If you think about the country that drinks the most tea, the immediate choice would either be Britain or China. However, Turkey leads the world in drinking the most tea of any nation.

Most Turks drink an average of 5 to 10 cups of tea a day. The country has the highest per-capita consumption of tea in the world at approximately 7 lbs for each person in a year. A whopping 96% of the population drinks tea every single day.

Turkey is the 5th highest producer of tea in the world.

6.Oil wrestling is the national sport.

Turkey’s national sport is called oil wrestling. It takes this name because contestants are completely covered in olive oil before the game starts.

With the oil, the game becomes all about the style and technique since your power, your physical attributes don’t matter in these slippery conditions. The aim of the game is to put your opponents back to the ground and make their belly button face the sky. The wrestlers have special pants called kıspet and they weight about 13 kilograms.

Every year, oil wrestling matches in Kırkpınar Festival happen in the same city called Edirne. The festival has happened in the same place since 1346, making it a very old tradition

7.Camel Wrestling

The town of Selçuk near Izmir and very close to the ancient ruins of Ephesus, holds a camel wrestling event on the beach each year. Similarly to oil wrestling, the camels have moves to make and are classed according to the tactics they use to win. In the past, a female camel would be paraded around to entice the bull camels to fight for her. These days however, they barely even wrestle, it is more of a comical display of well dressed and decorated camels.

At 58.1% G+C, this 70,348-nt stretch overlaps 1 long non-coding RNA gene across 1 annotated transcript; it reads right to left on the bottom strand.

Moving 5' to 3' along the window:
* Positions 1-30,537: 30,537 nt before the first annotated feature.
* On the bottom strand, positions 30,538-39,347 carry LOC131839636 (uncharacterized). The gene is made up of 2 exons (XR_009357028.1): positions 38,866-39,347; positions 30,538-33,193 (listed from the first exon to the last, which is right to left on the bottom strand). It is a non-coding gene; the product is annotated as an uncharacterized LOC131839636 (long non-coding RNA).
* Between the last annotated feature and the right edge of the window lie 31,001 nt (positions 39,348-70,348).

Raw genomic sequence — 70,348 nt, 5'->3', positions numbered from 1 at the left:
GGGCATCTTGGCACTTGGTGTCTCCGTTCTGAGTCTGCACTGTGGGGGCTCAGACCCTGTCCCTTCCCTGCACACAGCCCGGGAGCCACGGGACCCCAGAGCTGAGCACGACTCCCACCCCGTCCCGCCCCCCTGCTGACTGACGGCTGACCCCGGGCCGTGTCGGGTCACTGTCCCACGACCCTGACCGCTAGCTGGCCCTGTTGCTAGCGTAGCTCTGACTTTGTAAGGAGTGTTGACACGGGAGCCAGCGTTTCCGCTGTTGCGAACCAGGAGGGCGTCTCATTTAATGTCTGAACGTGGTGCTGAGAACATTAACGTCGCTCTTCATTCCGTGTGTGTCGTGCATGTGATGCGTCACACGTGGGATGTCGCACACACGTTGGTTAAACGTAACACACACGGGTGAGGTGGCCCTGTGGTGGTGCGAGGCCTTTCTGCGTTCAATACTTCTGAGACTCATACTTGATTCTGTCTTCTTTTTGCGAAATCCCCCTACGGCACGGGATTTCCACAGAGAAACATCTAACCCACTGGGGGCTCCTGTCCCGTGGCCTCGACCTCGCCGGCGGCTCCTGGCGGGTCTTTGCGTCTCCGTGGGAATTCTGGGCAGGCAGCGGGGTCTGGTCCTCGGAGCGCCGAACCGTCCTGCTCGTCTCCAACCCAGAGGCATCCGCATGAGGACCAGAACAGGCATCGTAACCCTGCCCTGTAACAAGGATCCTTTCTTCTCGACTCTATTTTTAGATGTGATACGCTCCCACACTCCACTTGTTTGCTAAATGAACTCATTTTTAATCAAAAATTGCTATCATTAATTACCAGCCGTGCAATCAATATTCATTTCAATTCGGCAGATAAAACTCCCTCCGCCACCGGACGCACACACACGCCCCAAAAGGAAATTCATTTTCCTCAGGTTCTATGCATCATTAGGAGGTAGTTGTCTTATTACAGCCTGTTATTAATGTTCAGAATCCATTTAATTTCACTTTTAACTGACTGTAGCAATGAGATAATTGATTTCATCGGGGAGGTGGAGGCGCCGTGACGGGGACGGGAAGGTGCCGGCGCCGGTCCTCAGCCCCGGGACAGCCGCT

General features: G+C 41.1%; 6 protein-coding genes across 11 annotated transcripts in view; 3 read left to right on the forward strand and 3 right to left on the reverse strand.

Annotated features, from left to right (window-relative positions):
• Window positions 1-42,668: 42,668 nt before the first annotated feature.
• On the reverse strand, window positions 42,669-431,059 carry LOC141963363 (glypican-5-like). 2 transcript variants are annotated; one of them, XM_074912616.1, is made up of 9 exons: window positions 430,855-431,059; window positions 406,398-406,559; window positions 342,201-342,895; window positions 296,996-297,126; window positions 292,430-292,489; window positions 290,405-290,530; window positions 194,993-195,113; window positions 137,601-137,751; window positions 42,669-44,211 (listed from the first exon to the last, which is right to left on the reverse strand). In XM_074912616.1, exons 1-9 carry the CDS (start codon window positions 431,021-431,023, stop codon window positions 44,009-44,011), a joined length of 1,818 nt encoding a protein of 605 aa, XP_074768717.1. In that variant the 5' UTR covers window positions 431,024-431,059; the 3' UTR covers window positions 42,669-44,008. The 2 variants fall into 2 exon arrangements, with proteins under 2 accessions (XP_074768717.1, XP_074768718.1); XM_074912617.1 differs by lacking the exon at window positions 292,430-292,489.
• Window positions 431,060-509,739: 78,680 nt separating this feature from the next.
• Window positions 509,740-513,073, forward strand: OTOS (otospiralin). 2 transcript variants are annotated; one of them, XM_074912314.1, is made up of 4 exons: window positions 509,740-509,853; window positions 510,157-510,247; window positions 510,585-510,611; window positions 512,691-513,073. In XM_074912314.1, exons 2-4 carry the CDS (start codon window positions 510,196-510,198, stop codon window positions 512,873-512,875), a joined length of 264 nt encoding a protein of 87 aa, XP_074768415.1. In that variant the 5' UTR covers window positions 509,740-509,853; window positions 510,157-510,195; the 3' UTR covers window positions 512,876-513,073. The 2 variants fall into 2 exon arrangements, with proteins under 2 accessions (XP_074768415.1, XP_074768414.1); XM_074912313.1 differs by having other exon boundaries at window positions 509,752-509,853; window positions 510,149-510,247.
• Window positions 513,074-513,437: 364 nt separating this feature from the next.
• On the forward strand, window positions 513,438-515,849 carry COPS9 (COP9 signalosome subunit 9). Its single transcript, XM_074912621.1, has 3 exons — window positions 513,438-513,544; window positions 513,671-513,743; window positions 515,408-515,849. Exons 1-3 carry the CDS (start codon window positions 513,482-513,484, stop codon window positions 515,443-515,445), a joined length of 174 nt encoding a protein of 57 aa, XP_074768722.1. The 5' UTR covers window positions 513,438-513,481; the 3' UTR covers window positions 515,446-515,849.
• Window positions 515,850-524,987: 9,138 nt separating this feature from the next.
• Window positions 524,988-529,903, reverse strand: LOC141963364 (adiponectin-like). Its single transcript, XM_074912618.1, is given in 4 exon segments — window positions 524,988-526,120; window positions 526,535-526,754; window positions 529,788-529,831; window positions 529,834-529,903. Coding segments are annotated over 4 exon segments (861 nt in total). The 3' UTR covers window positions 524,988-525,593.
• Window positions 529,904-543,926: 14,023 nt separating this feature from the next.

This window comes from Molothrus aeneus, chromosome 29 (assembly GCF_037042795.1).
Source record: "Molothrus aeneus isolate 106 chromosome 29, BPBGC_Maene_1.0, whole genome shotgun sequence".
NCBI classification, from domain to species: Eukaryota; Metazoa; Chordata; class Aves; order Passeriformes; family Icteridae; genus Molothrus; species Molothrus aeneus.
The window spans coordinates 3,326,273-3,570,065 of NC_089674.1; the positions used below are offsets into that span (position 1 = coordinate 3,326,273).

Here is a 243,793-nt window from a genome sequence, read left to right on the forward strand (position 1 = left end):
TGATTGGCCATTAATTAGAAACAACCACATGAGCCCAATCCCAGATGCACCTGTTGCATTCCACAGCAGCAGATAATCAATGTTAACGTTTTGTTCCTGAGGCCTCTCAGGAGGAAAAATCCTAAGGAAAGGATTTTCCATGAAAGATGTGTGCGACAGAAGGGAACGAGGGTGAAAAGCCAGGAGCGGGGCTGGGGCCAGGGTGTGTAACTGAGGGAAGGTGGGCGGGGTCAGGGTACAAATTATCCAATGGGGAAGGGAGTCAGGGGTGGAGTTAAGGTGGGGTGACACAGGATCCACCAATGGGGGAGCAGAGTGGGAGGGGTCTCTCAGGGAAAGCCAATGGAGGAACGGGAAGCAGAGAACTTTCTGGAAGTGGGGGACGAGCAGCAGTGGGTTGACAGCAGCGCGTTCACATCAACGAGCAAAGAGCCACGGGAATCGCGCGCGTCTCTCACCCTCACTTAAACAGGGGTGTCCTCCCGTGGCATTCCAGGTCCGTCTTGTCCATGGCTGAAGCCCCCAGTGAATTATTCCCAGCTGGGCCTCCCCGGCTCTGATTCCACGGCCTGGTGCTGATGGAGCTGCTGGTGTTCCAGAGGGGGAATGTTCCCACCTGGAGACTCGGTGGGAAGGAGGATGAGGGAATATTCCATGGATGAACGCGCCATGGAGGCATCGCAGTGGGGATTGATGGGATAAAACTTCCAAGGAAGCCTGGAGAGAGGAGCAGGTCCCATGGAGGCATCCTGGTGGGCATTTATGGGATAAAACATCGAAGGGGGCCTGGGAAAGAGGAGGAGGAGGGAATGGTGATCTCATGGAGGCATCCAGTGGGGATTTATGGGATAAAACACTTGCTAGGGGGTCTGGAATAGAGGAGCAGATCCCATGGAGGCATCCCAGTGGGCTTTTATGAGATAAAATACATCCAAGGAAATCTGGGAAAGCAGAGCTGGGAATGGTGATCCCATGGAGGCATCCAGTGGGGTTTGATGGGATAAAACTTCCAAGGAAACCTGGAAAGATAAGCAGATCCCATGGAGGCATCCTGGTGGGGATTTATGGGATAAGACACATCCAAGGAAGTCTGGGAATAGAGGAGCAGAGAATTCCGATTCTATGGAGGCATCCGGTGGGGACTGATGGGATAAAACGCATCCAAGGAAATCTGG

8.There are 82,693 mosques in Turkey

Turkey is home to some of the most beautiful mosques in the world, as about 99% of all Turks are Muslims. Just in Istanbul there are around 3000 mosque.

One of the most breathtaking mosques in Turkey are the Sultanahmet Mosque known also as Blue Mosque and Süleymaniye Mosque built by great architect Sinan Mimar.

9.The Grey Wolf is the country’s national animal

As per a Turkish legend, it is trusted that the Ancient Turks were bred, and raised by wolves like their offspring. While the other says that the majestic Gray Wolf helped the old Turks to conquer everything on their way in the chilling winter where no beast can assist them better than a wolf.